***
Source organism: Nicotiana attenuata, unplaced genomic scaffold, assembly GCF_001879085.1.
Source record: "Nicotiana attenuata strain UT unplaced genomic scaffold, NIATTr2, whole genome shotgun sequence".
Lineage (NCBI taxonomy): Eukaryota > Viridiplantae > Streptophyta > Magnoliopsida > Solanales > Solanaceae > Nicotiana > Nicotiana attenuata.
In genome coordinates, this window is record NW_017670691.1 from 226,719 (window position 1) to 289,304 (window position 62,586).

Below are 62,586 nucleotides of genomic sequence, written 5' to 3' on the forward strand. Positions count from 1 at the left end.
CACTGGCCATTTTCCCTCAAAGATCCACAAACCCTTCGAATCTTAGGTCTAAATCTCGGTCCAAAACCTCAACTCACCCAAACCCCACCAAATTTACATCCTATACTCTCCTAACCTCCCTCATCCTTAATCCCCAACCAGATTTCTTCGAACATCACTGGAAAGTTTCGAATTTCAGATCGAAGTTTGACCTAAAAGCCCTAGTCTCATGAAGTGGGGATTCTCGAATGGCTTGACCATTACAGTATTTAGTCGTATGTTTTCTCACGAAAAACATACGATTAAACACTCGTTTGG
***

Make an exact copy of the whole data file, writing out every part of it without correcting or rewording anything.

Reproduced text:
Source organism: Nicotiana attenuata, unplaced genomic scaffold, assembly GCF_001879085.1.
Source record: "Nicotiana attenuata strain UT unplaced genomic scaffold, NIATTr2, whole genome shotgun sequence".
Lineage (NCBI taxonomy): Eukaryota > Viridiplantae > Streptophyta > Magnoliopsida > Solanales > Solanaceae > Nicotiana > Nicotiana attenuata.
In genome coordinates, this window is record NW_017670691.1 from 226,719 (window position 1) to 289,304 (window position 62,586).

Below are 62,586 nucleotides of genomic sequence, written 5' to 3' on the forward strand. Positions count from 1 at the left end.
CACTGGCCATTTTCCCTCAAAGATCCACAAACCCTTCGAATCTTAGGTCTAAATCTCGGTCCAAAACCTCAACTCACCCAAACCCCACCAAATTTACATCCTATACTCTCCTAACCTCCCTCATCCTTAATCCCCAACCAGATTTCTTCGAACATCACTGGAAAGTTTCGAATTTCAGATCGAAGTTTGACCTAAAAGCCCTAGTCTCATGAAGTGGGGATTCTCGAATGGCTTGACCATTACAGTATTTAGTCGTATGTTTTCTCACGAAAAACATACGATTAAACACTCGTTTGG